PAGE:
Some people with heart failure have a loved one who serves as their caregiver after surgery.
If this caregiving role applies to you, you'll probably be given care instructions during the first phase of recovery. This phase lasts about 6 to 8 weeks. The recovery time may be shorter for those who had minimally invasive surgery.
Edema is the medical term for swelling. Body parts swell from injury or inflammation. It can affect a small area or the entire body. Medications, infections, pregnancy, and many other medical problems can cause edema.
Edema happens when your small blood vessels become "leaky" and release fluid into nearby tissues. That extra fluid builds up, which makes the tissue swell.
Call the doctor if you see signs of infection. These can include:
Increased drainage or oozing from the incision
Opening of the incision
Redness or warmth around the incision
Fever greater than 100.4 F
You should also call the doctor if your loved one says his or her sternum (the breastbone) feels like it moves, or if it pops or cracks with movement.
Pain Relief After Surgery
Some muscle or incision discomfort, itching, tightness, or numbness along the incision are normal after surgery for heart failure. But the pain should not be similar to what was felt before surgery. Your loved one will get a prescription for a pain medication before they leave the hospital.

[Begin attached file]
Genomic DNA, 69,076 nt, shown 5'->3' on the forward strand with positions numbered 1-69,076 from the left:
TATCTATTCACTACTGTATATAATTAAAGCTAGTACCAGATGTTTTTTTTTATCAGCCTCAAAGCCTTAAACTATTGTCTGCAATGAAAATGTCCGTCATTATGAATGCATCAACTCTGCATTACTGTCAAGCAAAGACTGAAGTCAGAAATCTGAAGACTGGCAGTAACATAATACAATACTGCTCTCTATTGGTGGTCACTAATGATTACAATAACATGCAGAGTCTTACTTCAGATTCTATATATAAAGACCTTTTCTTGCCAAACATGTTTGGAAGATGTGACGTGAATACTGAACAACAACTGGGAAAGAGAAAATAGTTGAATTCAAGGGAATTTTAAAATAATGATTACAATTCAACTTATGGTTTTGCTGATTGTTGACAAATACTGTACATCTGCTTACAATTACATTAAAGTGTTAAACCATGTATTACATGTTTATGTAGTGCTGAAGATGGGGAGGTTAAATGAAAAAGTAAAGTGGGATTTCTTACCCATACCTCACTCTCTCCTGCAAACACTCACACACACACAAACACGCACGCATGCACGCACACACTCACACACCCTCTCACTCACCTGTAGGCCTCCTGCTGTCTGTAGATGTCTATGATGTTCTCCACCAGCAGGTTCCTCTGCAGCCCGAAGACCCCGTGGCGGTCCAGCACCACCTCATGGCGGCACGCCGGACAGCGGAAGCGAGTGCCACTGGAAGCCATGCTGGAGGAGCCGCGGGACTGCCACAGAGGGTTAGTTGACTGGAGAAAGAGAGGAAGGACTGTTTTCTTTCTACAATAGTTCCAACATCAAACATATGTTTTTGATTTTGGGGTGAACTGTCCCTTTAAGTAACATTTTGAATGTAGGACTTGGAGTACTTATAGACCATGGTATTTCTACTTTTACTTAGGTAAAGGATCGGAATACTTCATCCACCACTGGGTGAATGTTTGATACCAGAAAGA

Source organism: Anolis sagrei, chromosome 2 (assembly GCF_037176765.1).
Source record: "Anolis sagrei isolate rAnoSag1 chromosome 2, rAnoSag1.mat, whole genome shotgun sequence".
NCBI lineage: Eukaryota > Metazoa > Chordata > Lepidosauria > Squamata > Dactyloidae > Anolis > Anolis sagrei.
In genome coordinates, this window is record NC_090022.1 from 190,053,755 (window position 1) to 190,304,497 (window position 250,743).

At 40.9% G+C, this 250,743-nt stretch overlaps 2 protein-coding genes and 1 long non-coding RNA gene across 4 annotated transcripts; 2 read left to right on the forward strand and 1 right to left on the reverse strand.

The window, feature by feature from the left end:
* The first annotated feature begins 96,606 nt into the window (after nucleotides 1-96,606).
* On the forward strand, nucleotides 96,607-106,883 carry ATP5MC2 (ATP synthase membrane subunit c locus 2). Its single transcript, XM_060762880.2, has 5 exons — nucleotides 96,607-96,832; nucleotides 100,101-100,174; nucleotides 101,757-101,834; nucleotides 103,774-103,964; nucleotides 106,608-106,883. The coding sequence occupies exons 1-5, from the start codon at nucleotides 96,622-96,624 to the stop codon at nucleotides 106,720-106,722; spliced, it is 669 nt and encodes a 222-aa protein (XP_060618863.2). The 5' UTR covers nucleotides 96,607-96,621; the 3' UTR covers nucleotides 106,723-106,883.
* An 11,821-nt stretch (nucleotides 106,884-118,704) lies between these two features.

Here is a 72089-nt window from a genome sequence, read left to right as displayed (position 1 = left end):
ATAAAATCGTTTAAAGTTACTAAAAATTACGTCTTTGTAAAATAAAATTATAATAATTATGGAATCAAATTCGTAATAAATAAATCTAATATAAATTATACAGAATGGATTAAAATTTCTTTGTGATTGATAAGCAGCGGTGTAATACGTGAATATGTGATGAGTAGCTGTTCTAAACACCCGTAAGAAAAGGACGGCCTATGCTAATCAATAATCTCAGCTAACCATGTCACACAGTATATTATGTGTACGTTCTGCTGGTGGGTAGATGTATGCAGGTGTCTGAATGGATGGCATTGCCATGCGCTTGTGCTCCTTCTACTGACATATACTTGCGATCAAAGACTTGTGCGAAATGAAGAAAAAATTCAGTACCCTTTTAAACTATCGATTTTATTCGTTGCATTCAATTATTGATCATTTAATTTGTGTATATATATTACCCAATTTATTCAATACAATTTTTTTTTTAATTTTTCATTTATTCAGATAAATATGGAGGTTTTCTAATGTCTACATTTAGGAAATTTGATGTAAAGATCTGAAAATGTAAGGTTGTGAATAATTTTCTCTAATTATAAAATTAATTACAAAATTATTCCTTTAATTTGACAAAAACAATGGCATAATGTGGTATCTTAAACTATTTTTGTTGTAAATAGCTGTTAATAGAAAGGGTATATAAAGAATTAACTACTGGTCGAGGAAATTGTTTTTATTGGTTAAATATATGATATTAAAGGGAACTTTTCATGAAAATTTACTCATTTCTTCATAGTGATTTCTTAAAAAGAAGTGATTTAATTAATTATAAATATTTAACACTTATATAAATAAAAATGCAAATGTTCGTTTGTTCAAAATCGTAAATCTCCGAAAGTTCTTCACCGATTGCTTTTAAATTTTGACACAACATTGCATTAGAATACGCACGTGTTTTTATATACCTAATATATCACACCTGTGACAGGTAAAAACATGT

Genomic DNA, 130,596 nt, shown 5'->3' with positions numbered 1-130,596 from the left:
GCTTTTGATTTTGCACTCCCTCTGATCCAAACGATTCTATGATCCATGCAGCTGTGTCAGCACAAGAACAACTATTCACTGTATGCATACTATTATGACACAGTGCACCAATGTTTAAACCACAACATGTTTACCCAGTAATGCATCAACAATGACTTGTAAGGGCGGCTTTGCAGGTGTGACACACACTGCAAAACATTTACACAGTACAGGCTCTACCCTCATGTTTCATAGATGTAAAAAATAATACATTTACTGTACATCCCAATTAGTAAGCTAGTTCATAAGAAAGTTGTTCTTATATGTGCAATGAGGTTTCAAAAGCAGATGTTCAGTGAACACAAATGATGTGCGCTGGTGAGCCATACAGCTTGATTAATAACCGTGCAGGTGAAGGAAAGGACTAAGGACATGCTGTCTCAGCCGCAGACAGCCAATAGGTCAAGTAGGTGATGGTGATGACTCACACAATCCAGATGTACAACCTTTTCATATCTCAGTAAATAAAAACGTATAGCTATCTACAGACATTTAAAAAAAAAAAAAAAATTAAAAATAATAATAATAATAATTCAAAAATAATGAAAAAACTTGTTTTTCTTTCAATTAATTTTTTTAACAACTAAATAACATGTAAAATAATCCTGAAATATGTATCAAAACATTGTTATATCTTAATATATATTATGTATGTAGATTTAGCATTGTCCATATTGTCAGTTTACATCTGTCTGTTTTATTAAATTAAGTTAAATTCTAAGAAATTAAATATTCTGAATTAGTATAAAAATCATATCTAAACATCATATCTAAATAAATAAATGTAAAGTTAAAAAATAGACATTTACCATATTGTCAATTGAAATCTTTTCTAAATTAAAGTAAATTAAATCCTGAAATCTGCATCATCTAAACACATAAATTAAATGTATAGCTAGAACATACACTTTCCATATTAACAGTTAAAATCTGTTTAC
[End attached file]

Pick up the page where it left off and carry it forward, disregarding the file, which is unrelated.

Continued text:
Driving After Surgery
Your loved one's doctor will tell them when they can drive again. This usually happens 6 to 8 weeks after surgery. It may be shorter if their surgery was minimally invasive. During this time, they can be passengers as often as they like.
Activity After Surgery for Heart Failure
The doctor will tell your loved one when they’re able to return to daily activities. But for the first 6 to 8 weeks, follow these guidelines.
Slowly increase activity. Household chores aren’t a problem, but standing in one place longer than 15 minutes isn’t recommended.
If it’s heavy, don’t mess with it. They shouldn’t lift anything heavier than 10 pounds. Pushing or pulling heavy objects isn’t a good idea, either.
Unless restricted by doctor's orders, climbing stairs is allowed. But climbing up and down stairs several times during the day, especially when the patient first arrives home, isn’t recommended. When planning activities, try to arrange them so your loved one goes downstairs in the morning and back upstairs when it is time for bed.
Walk daily. Guidelines for walking will be given to you or your loved one by the doctor or a cardiac rehabilitation specialist when the person you’re caring for goes home.